0

There is a activist/vigilantly group called Creep Catchers who pretend to be underage children selling sex. Then when a pedophile agrees to meet in person, they show up with video cameras, broadcast it live, and basically get the person to admit he's a pedophile.

Recently there was a case where they did this to a disabled man and had initially pretended the girl was of age, but I don't want to discuss morality.

It's my understanding that it's illegal to slander a person on a very public scale and that public humiliation isn't allowed. By the Creep Catchers own description, their job is to publicly humiliate pedophiles using the internet (but I would suspect a lot of the tactics would count as entrapment). When is this sort of activity illegal?

There was another case where they knocked on a door and when the person answered they started aggressively accusing her of being a pedophile and broadcasted it. Whether or not it was true, she denied that she was and said someone else was pretending to be her online. Is this allowed?

2

In Canada as in the US, truth is a defence against defamation. Additionally, if the plaintiff makes the statement, then the defendant didn't, and the plaintiff would have no basis for pursuing a person who managed to get him to defame himself. If the people were to accuse the person of committing a crime (sex with a minor), then the potential for defamation exists, if that accusation was communicated to a third person (excluding police -- you can accuse a person to the police). In that case, the defendants might attempt to prove that the accusation was true, but I don't know how they would show that. If all they could do is prove that the guy acted kind of pervey but that actually accused him of having sex with a minor, then they would probably be in legal hot water. If they accuse him of doing what he actually did, that is not defamation. There is no law against getting a person to publicly admit to wrong-doing. "Entrapment" is something that only law enforcement can do (and it's illegal).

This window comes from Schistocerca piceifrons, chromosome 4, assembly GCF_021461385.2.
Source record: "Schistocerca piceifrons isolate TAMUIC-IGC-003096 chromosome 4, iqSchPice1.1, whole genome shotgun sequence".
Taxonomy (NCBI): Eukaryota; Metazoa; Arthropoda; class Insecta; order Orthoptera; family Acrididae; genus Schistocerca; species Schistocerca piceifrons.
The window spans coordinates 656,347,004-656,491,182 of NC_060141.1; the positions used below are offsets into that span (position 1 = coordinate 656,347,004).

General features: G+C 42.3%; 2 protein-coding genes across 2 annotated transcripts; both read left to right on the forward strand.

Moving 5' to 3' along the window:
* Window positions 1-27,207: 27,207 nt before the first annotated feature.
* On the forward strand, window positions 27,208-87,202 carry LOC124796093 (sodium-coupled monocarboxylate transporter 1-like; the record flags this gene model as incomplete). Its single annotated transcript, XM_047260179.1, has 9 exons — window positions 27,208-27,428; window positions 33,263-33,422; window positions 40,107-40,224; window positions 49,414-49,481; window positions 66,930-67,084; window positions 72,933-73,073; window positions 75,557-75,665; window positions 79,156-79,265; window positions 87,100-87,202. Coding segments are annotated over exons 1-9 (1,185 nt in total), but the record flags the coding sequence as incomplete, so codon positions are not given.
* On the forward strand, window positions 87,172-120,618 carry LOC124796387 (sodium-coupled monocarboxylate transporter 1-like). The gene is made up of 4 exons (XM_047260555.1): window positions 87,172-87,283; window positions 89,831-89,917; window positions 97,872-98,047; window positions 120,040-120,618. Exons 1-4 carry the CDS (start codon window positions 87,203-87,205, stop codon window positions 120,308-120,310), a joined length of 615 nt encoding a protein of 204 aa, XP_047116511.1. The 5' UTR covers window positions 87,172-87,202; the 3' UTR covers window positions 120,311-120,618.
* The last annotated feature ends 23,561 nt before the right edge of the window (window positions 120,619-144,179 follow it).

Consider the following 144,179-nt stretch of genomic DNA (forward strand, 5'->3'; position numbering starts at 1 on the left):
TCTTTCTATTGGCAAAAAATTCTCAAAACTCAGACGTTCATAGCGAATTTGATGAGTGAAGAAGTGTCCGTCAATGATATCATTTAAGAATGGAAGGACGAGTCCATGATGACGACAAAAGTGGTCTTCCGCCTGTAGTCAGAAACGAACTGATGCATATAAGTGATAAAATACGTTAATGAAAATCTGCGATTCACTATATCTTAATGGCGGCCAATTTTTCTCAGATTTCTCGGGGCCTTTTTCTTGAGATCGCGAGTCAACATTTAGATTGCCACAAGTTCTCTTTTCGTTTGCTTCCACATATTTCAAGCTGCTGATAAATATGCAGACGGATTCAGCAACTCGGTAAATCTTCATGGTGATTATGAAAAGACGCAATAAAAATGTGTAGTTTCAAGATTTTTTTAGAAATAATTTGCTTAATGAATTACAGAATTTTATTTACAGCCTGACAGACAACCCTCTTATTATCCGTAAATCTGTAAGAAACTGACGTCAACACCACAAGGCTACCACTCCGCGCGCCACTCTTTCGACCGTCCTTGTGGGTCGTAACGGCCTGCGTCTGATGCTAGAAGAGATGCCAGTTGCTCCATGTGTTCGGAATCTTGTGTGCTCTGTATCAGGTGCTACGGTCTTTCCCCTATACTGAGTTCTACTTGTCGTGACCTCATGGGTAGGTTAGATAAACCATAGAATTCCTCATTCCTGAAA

Since it is not illegal in Canada for a person to offer sex for money (it is illegal to be a customer, though), the youths are not doing anything illegal. In the US, though, that would be illegal, so they too might get in trouble.

  • I don't think "entrapment" is actually illegal, just that evidence gained by it is inadmissible – Dale M Nov 23 '16 at 23:41
  • Generally speaking, attempting to have sex with a minor or a person believed to be a minor (even if they are not) for money is a crime. So, it would probably be illegal in Canada too. I'm not clear why the question asker thinks that this would be slander. And humiliation is usually prohibited only when unjustified and extreme. – ohwilleke Nov 23 '16 at 23:41
  • 2
    Well, in some jurisdictions (Indonesia I think) truth is not a defense, so saying that X committed a crime when they did is indeed defamation. Sometimes this is subsumed more general laws against insulting. – user6726 Nov 24 '16 at 0:34

Your Answer

By clicking “Post Your Answer”, you agree to our terms of service, privacy policy and cookie policy

Not the answer you're looking for? Browse other questions tagged or ask your own question.